Question: What inspired you to write Finn?Read more from the Q & A.
Jon Clinch: Ever since I first read The Adventures of Huckleberry Finn, I’ve been haunted by the image of that dead man in that floating house. It was just too creepy. And upon rereading the book more recently it seemed to me that the scene’s place in the novel (just where Huck and Jim’s story starts taking off) conspires with its anonymity (the corpse isn’t identified as Finn’s until the end of the book) to keep readers from giving it too much attention. No doubt plenty of people slide right past the details: the markings on the walls and the calico dresses, the black cloth masks and the child's speckled straw hat, the baby bottle and the wooden leg. There was an adventure getting started, after all, and this mysterious scene—populated as it was only by an unidentified corpse—was just one more picaresque detail.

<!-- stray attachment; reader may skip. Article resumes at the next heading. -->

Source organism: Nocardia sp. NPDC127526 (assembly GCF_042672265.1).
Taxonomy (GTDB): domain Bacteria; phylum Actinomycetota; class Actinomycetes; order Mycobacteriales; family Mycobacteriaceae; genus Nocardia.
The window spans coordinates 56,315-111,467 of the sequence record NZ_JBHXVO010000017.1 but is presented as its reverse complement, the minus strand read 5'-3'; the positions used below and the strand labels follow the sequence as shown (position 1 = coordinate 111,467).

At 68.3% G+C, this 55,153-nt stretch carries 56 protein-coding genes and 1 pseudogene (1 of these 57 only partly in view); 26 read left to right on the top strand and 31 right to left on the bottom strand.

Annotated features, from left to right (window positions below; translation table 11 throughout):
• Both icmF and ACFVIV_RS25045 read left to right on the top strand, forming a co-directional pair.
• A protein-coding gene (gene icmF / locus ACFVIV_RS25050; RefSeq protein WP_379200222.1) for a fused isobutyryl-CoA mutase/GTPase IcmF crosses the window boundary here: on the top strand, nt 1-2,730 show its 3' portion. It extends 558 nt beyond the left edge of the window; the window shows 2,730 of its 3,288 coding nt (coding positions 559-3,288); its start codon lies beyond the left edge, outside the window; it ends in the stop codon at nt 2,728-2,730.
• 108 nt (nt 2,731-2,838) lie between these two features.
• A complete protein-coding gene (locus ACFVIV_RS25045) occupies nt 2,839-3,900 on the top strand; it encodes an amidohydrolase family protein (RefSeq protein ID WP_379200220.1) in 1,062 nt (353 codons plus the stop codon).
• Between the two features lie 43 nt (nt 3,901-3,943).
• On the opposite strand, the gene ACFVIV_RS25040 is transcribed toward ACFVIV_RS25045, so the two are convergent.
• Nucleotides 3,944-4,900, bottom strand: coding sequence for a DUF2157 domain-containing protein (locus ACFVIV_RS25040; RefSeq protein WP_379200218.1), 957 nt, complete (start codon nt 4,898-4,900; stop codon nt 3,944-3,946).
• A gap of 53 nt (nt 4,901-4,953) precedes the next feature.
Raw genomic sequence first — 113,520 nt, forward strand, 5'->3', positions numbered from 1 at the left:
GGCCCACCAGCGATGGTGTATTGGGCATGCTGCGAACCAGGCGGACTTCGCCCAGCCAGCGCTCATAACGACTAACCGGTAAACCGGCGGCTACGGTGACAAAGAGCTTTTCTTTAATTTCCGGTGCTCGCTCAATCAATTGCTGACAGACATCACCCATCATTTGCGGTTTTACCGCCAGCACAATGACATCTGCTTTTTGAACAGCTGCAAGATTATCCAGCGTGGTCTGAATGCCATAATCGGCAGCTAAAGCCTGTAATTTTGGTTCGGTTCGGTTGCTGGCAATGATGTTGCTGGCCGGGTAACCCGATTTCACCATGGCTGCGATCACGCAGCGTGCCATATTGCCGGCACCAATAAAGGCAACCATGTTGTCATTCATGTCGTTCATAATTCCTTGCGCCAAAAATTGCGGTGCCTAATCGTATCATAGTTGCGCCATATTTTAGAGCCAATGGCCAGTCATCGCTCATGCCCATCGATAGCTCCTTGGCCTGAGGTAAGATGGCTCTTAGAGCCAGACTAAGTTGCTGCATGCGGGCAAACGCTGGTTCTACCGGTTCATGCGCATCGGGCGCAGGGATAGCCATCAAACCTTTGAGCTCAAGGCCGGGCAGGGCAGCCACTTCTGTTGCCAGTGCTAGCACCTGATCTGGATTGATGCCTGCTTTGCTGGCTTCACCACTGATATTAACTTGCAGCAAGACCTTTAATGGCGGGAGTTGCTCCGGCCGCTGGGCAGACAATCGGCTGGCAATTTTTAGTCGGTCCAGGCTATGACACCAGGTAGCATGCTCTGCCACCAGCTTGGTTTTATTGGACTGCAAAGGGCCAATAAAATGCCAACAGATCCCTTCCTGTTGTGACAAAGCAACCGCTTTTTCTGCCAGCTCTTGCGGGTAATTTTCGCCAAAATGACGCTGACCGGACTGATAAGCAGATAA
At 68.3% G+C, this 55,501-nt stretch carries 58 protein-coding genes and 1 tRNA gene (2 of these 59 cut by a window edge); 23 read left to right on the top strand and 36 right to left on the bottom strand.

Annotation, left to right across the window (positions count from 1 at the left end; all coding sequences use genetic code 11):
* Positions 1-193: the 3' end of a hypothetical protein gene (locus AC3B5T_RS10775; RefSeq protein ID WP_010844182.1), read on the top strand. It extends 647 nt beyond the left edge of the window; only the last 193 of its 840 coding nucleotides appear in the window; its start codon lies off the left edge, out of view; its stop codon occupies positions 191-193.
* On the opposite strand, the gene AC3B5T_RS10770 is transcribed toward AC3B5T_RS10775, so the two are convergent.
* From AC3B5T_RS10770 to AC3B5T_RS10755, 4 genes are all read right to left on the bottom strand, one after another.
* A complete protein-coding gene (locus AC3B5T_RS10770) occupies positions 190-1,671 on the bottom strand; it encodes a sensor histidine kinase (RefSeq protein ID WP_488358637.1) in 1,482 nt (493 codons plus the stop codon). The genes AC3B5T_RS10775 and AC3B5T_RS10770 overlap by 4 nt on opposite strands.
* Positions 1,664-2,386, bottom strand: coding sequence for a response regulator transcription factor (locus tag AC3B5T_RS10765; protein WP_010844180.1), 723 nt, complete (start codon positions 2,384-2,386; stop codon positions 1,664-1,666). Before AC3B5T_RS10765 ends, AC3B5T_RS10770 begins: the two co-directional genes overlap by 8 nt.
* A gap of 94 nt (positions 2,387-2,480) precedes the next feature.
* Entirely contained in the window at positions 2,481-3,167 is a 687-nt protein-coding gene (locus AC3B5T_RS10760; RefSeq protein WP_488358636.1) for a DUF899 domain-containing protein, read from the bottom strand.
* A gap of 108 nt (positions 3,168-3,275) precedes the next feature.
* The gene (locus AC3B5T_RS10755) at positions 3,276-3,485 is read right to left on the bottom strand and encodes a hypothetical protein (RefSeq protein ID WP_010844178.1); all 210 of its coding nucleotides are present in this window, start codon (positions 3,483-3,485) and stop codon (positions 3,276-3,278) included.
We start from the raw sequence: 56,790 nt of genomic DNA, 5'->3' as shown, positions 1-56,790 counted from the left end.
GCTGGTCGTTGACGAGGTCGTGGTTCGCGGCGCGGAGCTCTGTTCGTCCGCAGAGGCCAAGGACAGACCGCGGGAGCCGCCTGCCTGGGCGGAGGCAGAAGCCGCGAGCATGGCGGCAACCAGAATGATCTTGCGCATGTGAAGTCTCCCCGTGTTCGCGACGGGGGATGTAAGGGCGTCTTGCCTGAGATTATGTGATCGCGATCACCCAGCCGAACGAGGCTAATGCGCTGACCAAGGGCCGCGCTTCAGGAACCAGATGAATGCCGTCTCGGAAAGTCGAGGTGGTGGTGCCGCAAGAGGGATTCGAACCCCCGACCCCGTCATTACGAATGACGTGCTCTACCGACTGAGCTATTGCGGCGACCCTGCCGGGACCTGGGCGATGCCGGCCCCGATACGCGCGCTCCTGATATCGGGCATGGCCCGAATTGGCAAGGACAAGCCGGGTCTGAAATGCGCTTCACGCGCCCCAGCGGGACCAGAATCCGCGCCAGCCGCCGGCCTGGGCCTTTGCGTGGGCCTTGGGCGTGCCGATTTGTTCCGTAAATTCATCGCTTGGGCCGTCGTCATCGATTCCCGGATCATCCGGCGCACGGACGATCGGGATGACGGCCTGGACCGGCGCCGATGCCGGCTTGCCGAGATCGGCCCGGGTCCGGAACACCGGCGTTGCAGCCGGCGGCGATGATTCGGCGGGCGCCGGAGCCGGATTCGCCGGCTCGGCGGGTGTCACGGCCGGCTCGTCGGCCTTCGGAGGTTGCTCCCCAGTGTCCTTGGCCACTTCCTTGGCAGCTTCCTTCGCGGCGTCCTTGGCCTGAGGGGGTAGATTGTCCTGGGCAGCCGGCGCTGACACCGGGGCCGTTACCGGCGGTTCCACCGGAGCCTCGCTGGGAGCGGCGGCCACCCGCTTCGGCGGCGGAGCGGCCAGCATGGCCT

I wondered how Finn had come to die surrounded by those mysterious artifacts. The conventional wisdom, that the floating house was a brothel, didn't satisfy. I preferred to believe that Mark Twain had left in that crowded room a set of clues—not just to Finn's death but to his otherwise unknowable life. In Finn, I set out to follow those clues wherever they led. And they set a course down some dark and unexpected waters.